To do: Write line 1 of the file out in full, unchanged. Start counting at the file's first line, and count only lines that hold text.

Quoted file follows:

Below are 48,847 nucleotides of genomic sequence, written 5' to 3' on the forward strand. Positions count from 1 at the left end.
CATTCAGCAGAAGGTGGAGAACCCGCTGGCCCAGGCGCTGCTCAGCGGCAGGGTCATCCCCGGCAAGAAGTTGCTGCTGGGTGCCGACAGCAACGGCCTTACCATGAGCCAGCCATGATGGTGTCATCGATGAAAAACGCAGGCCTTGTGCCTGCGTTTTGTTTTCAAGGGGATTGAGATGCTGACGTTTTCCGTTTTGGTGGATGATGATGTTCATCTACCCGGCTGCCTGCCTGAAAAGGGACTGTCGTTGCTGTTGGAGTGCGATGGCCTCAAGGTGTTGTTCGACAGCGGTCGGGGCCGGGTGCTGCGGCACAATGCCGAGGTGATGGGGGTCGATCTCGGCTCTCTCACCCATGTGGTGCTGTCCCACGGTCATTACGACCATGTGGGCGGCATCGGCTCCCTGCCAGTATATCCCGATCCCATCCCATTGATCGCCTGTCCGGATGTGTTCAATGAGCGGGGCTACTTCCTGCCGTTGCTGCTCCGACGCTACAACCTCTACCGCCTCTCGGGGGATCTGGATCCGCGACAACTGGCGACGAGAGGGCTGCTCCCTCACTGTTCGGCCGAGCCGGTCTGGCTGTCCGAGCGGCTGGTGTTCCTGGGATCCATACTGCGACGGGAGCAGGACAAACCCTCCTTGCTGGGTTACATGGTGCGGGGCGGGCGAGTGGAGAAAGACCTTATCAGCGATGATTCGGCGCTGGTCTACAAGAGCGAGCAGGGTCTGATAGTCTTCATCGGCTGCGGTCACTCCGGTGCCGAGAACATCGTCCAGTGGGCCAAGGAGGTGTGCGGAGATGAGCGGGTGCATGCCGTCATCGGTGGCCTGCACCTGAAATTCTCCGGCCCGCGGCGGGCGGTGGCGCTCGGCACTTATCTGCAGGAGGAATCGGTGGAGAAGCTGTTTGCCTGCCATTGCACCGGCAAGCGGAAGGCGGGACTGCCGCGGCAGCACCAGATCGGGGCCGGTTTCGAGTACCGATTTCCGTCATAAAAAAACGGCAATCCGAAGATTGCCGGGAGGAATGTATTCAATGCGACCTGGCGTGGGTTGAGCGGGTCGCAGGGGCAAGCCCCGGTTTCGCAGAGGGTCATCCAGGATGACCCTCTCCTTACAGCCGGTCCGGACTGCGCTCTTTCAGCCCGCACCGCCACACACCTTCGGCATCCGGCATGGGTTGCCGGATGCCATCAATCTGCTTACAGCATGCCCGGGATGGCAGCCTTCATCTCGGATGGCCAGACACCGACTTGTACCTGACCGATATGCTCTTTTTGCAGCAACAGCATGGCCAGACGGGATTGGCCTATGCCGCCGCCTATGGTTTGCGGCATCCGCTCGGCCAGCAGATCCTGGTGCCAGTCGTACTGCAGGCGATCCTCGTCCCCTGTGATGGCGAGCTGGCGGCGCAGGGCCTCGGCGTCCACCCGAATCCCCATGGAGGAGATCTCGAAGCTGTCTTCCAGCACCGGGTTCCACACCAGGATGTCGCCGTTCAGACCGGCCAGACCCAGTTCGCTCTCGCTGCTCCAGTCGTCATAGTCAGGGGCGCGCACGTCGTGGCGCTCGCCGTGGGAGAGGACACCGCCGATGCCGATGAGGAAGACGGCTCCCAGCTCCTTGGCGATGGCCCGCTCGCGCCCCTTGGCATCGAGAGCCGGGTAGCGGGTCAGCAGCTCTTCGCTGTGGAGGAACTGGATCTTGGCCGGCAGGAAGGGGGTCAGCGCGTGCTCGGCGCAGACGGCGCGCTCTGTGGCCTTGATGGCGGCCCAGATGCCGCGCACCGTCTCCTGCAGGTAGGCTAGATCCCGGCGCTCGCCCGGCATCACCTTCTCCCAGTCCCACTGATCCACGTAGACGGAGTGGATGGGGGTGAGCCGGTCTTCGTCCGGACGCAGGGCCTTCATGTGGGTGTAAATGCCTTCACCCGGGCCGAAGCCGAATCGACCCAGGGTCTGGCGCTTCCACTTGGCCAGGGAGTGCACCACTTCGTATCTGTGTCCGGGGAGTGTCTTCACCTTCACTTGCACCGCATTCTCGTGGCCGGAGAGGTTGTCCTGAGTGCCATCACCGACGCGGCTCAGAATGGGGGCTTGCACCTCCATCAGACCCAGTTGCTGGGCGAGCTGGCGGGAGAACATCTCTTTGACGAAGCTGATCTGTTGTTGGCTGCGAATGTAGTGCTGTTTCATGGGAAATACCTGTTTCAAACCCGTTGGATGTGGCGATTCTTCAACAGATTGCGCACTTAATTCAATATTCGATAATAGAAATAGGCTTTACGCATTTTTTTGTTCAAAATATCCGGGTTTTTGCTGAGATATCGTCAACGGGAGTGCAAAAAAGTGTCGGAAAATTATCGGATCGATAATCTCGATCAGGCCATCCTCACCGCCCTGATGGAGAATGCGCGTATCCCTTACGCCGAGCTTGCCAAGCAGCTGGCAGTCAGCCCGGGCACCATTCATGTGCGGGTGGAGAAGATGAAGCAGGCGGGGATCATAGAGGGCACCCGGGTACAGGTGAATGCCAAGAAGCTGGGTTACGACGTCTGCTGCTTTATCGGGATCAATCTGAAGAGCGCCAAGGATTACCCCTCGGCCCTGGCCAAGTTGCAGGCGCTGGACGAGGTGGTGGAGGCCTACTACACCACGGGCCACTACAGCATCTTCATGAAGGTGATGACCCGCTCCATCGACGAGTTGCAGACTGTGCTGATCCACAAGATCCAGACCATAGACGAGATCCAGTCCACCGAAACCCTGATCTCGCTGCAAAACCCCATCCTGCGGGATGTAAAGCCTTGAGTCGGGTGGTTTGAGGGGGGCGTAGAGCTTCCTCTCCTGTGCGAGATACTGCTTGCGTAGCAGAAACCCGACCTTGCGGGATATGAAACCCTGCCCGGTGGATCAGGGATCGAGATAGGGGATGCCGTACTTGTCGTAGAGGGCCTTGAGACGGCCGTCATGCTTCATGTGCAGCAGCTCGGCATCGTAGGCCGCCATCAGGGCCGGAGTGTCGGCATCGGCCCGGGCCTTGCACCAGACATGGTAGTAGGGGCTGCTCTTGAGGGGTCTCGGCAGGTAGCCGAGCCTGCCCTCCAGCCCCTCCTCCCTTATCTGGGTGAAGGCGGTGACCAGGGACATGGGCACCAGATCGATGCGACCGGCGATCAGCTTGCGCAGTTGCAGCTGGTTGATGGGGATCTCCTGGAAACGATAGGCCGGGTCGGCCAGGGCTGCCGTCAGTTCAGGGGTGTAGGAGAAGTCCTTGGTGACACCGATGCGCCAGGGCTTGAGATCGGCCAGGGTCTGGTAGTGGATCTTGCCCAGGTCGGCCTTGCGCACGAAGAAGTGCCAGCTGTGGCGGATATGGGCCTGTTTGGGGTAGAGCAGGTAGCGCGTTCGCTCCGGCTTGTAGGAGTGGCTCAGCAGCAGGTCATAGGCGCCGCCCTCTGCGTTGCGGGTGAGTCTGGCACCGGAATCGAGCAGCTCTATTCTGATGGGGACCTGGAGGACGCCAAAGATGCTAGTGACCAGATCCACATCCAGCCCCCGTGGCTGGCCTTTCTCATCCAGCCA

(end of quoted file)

Below are 48,847 nucleotides of genomic sequence, written 5' to 3' on the forward strand. Positions count from 1 at the left end.